# At what coordinates should the fourth vertex be located?

A parallelogram is drawn on a coordinate grid so that three vertices are located at $(3, 4)$, $(-2, 4)$ and $(-4, 1)$. At what coordinates should the fourth vertex be located?

-
@HarishChandraRajpoot: What is the point of this edit to a question from 3 years ago? Did you not read this metathread and other related ones. Remember that an edit bumps the post to the front page, where it disturbs all the users. Only essential edits to old posts. –  Jyrki Lahtonen 2 days ago

Hint: Have you drawn a picture? There are three answers, one seeming more obvious to me than the others. You can connect the points with two line segments to make two sides of the parallelogram in three ways. Then through the two points that have only one side drawn so far, draw a line parallel to the other side. Where the two new lines intersect is the point you want.

Added: another way to think of it is that a parallelogram can be divided into two congruent triangles by either diagonal. One of the triangles is upside down relative to the other. Your three points form a triangle, which you can reflect in any of the three sides.

-

Let fourth point be $D=(x,y)$.

$A=(3,4),B=(-2,4),C=(-4,1)$

As, Diagonals of $||_{gm}$ bisect each other $\implies$ mid-point of $AC$ is same as the mid-point of $BD$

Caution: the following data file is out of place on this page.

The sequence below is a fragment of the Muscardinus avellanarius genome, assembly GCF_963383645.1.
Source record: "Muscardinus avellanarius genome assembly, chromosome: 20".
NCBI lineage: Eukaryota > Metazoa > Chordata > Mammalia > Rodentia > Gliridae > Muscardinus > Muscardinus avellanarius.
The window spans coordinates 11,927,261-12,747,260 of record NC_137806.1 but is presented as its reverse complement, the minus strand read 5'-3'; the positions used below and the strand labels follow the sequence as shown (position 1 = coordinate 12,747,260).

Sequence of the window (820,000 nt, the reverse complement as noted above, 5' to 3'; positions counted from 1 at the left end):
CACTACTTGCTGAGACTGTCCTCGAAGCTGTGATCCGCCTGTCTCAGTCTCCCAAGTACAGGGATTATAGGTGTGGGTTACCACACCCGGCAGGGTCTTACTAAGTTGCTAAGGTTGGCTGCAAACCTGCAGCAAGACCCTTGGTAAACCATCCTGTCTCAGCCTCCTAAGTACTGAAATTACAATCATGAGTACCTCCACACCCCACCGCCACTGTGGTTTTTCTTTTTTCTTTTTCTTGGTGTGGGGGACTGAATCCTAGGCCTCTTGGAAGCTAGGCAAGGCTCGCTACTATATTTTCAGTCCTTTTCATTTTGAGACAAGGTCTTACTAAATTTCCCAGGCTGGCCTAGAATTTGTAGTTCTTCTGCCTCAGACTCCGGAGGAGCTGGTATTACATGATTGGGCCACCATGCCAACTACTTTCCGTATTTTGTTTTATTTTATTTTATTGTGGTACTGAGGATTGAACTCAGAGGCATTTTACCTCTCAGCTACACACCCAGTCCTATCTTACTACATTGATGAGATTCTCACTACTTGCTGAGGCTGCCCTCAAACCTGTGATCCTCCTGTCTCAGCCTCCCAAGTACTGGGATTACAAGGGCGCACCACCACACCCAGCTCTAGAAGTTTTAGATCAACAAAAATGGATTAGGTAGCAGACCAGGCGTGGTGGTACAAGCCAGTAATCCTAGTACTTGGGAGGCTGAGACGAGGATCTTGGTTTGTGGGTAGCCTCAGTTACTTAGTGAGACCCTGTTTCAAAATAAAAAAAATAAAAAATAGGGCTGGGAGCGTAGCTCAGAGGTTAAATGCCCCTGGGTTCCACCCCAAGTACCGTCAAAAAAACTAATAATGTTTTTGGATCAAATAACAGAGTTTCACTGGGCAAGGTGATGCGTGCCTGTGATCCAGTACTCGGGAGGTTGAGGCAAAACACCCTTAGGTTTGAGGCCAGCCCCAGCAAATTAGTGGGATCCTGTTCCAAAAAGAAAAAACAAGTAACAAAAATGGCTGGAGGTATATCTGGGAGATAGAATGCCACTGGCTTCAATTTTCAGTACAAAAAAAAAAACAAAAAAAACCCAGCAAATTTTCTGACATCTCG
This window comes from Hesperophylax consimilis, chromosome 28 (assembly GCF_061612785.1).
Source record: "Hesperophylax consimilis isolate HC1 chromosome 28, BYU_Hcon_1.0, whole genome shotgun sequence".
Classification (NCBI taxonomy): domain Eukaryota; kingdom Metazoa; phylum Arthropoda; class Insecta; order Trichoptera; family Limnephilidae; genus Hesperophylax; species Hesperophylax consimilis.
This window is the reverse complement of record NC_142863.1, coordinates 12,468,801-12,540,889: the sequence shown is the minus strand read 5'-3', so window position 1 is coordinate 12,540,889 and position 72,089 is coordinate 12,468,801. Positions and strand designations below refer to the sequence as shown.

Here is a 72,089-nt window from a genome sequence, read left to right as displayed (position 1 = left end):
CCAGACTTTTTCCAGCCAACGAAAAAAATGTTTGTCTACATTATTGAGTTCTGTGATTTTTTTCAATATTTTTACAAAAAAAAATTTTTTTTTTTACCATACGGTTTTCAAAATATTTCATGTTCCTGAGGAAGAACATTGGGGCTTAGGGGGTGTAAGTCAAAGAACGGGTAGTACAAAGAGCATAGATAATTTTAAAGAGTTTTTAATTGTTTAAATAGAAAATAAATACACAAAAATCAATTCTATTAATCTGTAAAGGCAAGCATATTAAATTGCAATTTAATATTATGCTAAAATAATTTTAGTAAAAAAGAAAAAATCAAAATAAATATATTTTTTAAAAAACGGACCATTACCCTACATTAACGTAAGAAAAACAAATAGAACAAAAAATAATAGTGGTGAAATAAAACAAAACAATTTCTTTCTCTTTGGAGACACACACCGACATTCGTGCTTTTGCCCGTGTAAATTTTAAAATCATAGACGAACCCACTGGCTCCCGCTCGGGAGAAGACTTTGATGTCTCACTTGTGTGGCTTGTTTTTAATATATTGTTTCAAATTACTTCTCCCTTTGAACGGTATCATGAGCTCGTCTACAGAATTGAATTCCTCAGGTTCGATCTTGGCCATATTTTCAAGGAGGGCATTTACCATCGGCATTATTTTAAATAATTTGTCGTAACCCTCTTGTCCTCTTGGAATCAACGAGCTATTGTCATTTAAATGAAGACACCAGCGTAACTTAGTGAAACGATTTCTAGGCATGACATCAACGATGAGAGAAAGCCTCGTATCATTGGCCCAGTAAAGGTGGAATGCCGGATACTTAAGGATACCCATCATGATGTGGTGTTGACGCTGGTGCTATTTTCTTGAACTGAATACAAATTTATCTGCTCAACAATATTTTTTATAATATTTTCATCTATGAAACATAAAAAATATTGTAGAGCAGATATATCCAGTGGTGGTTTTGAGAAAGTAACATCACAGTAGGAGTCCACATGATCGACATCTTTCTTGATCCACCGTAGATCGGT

Now, coordinates of mid-point of $AC=(\frac{3+(-4)}{2},\frac{4+1}{2})$ and coordinates of mid-point of $BD=(\frac{x+(-2)}{2},\frac{y+4}{2})$

Thus, equating $x$-coordinate and $y$-coordinate gives $x=1$ and $y=1$.

Thus, point $D$ is $(1,1)$

-

Keep the points as A,B,C. Find mid point(A1)of B and C, Find A2 as A.A2:A2.A1 = -2:1 (external). A2 will be the 4th point opposite to A. IIIy find B2, C2.

-
What does $A.A2$ mean? What does IIIy mean? –  Gerry Myerson Sep 18 '12 at 8:59

Let the vertices of parallelogram be $A(3, 4)$, $B(-2, 4)$, $C(-4, 1)$ & $D(a, b)$ Then the lines $AD$ & $BC$ will be parallel to each other thus we have $$\text{slope of line}\space AD=\text{slope of line}\space BC$$ $$\implies \frac{b-4}{a-3}=\frac{1-4}{-4-(-2)}$$ $$\implies -2b+8=-3a+9$$ $$\implies b=\frac{3a-1}{2}\tag 1$$ Now, we have $$AD=BC$$ $$\implies \sqrt{(a-3)^2+(b-4)^2}=\sqrt{(-4-(-2))^2+(1-4)^2}$$ $$\implies (a-3)^2+\left(\frac{3a-1}{2}-4\right)^2=13$$ $$\implies (a-3)^2+\frac{9}{4}\left(a-3\right)^2=13$$ $$\implies \frac{13}{4}\left(a-3\right)^2=13$$ $$\implies \left(a-3\right)^2=4$$ $$\implies a-3=\pm 2 \quad\text{or}\quad a=3\pm 2$$ $$\text{if}\quad \color{blue}{a=5}\implies \color{blue}{b}=\frac{3(5)-1}{2}=\color{blue}{7}$$ $$\text{if}\quad \color{blue}{a=1}\implies \color{blue}{b}=\frac{3(1)-1}{2}=\color{blue}{1}$$ It can be easily checked that both the above coordinates satisfies all the conditions of a parallelogram. Hence, the fourth vertex $D$ of the parallelogram may be $\color{blue}{(1, 1)}$ or $\color{blue}{(5, 7)}$

-